JMBigBookExit300h-225x300When I first heard that one of my favorite poets, Jamaal May, published a new collection, it felt like Christmas again. I knew from reading his debut collection, Hum, that May has a knack for ripping apart language and making it new. In The Big Book of Exit Strategies, the magic doesn’t stop. Each poem is nothing short of an adventure, each line more remarkable than the last: “I’m afraid speaking will splinter / into a confession of how I like the muffled sea/ of your voice, your jaw stilled by rigging” (“Mouth” lines 10-12). Readers: Know that anything I write in this post will come short of capturing the energy of this collection.

The Big Book of Exit Strategies is split in three sections. Fans of May will love the continuation of the fear poems from Hum, as well as the dark beauty in May’s language: “When they say, C’mon, be a man, don’t they hear /the barbells hitting the floor in his head? Don’t you / hear the furniture scrapes and appliances rattle . . .” (“Megalophobia: Fear of large things” lines 12-14). The poems in the The Big Book of Exit Strategies leave you begging for more, even at their most haunting. They love to play with irony, as well as find similarities between seemingly opposite ideas: “from the outside in, the inside of a fist, / decay-dark socket in the head / of a bleached cow skull –“ (“Yes, I Know She’s Dying” lines 14-16). This is a collection of poems that will startle you again and again through their strange imagery and surprising twists.

For me, one of the most powerful poems in this collection that I’ve been coming back to again and again is “The Gun Joke.” May does an excellent job at commenting about the gun problem we have in the U.S by highlighting the absurdity in the phrase “it’s funny.”: “She doesn’t mean funny as in funny, but funny / as in blood soup tastes funny when you stir in soil” (lines 4-5).It’s poems like these that resonate with readers because of their relevancy.

May also does a great job of capturing Detroit. The poem “The Unseen Hand of Zombie Jesus” reads: “His hands / are gone altogether, having rotted and fallen off / on a trek to Detroit’s southwest side” (lines 3-5). He captures the grittiness of the city with poignancy in many of the poems in The Big Book of Exit Strategies.

I think its neat that May segues each section with a cover of a door. The cover of the collection also does a great job of introducing readers to May’s work. The Big Book of Exit Strategies is a must read, and I do not mean this lightly.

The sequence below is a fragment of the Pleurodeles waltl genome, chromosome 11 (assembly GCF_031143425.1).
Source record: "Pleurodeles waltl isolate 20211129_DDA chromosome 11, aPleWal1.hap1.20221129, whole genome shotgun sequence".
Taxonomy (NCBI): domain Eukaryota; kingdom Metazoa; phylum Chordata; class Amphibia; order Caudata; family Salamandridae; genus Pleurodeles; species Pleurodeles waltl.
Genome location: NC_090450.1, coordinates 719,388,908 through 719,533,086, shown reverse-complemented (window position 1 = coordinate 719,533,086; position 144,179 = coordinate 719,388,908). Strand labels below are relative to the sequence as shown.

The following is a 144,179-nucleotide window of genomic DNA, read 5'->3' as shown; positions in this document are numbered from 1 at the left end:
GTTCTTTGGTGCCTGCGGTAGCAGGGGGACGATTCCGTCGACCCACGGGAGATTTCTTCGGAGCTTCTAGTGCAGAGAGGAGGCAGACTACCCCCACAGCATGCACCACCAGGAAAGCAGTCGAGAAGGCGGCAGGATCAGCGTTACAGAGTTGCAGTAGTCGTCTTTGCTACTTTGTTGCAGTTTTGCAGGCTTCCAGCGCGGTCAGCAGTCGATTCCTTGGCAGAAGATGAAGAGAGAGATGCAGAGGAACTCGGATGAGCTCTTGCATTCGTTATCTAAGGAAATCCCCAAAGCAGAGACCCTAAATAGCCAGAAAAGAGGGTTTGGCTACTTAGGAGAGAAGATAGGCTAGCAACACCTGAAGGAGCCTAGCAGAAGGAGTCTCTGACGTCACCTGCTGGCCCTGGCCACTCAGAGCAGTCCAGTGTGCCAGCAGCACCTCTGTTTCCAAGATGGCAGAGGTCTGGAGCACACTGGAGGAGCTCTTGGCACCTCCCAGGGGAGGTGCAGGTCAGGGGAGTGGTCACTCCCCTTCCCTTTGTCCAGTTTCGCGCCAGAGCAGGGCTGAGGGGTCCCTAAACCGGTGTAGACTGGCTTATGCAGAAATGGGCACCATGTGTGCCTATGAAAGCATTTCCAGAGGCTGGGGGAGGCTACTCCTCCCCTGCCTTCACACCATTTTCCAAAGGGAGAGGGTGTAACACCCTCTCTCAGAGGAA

Cover of The Big Book of Exit Strategies and Hum courtesy of Alice James Books.

Buy May’s collection here. If you’d also like to buy Hum (also published through Alice James Books), click here.


*As part of my goal to promote small presses, here is some information about Alice James Books: “Alice James Books is named after the sister of the famous philosopher William James and novelist Henry James, Alice James. She lived a largely confined and isolated life. The youngest of five children, she never married and lived with her parents until their deaths. Although her four brothers were broadly educated in the US and Europe, Alice’s education was haphazard, reflecting her father’s belief   that “The very virtue of woman… disqualifies her for all didactic dignity. Learning and wisdom do not become her.” Keenly self-aware, she started a journal in 1889, as a way of recording her own understanding of herself. She entrusted it to her friend Katherine Loring, shortly before her death in 1892, of breast cancer. Loring sent copies to her brother Henry and other family members. In 1943 it was published, in incomplete form, by a niece, who called it Alice James: Her Brothers — Her Journal. Not until 1964 was the journal published in its entirety. Alice James has since become somewhat of a feminist icon, in recognition of her struggle for self-expression within the repressive Victorian notion of femininity.”*


McCrae-Cover--250x386.jpgNonfiction is a collection of poetry that understands the movement of language. The poems demand reader’s attention by utilizing repetition and creating a sense of necessity. Each line is a desperate account of the ways in which violence disrupts the body and mind. The speaker in Nonfiction crafts a story about American history that is both troubling and bold: “And I I          loved my children no // Matter how dark their skin // I loved them . . .” (“An Incident in the Life of Solomon Northup a Free Man” lines 12-14).